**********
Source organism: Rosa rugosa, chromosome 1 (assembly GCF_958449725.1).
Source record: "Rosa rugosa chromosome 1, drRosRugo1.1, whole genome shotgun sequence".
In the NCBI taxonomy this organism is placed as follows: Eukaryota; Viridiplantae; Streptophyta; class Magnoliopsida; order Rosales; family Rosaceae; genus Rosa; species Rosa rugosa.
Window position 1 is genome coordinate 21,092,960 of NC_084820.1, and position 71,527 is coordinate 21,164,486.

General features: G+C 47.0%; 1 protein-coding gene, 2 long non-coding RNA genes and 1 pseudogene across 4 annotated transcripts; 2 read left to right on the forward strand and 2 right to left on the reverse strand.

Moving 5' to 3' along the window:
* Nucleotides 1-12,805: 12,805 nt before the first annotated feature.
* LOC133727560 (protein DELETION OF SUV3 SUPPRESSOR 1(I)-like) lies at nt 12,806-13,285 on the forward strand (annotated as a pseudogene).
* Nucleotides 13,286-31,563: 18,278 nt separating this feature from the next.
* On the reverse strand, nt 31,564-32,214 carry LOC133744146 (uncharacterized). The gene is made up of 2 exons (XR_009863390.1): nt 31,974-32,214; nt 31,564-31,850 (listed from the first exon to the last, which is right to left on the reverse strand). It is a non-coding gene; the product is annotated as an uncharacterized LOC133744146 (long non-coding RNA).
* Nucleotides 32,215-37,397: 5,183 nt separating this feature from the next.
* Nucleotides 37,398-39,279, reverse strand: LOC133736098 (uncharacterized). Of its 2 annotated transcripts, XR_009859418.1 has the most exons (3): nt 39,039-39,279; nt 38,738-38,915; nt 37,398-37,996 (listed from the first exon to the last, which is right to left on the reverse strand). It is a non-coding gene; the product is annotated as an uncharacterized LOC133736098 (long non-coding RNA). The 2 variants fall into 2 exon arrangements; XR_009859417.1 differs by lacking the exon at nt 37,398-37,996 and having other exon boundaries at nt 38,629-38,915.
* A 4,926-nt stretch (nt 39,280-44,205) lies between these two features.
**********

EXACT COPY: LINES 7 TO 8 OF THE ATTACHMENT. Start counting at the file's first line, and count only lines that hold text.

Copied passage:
* Nucleotides 1-12,805: 12,805 nt before the first annotated feature.
* LOC133727560 (protein DELETION OF SUV3 SUPPRESSOR 1(I)-like) lies at nt 12,806-13,285 on the forward strand (annotated as a pseudogene).